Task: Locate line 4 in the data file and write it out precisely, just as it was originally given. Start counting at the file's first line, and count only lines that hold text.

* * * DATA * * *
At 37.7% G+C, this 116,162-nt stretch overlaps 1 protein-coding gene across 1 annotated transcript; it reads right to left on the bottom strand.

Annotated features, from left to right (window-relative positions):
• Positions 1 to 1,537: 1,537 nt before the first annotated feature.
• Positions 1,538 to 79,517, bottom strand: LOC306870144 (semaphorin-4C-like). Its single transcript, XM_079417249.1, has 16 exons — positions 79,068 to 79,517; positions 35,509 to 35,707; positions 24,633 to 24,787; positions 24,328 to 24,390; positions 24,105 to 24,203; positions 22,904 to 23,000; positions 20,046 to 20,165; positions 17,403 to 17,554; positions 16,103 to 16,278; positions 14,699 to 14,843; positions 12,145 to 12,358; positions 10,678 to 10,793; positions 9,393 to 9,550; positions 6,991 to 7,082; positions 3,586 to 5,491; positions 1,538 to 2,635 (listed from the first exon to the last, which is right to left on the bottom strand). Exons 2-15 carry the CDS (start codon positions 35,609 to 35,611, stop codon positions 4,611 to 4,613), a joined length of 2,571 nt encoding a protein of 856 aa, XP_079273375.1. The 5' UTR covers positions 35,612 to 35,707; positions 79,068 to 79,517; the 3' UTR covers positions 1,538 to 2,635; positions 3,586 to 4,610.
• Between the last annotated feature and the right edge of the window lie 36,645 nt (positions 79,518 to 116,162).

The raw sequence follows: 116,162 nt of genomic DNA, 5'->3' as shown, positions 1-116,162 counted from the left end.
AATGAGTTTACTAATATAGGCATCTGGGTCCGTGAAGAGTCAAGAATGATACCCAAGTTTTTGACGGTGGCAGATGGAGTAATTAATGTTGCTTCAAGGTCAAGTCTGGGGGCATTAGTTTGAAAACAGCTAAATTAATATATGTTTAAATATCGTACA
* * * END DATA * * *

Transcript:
• Positions 1,538 to 79,517, bottom strand: LOC306870144 (semaphorin-4C-like). Its single transcript, XM_079417249.1, has 16 exons — positions 79,068 to 79,517; positions 35,509 to 35,707; positions 24,633 to 24,787; positions 24,328 to 24,390; positions 24,105 to 24,203; positions 22,904 to 23,000; positions 20,046 to 20,165; positions 17,403 to 17,554; positions 16,103 to 16,278; positions 14,699 to 14,843; positions 12,145 to 12,358; positions 10,678 to 10,793; positions 9,393 to 9,550; positions 6,991 to 7,082; positions 3,586 to 5,491; positions 1,538 to 2,635 (listed from the first exon to the last, which is right to left on the bottom strand). Exons 2-15 carry the CDS (start codon positions 35,609 to 35,611, stop codon positions 4,611 to 4,613), a joined length of 2,571 nt encoding a protein of 856 aa, XP_079273375.1. The 5' UTR covers positions 35,612 to 35,707; positions 79,068 to 79,517; the 3' UTR covers positions 1,538 to 2,635; positions 3,586 to 4,610.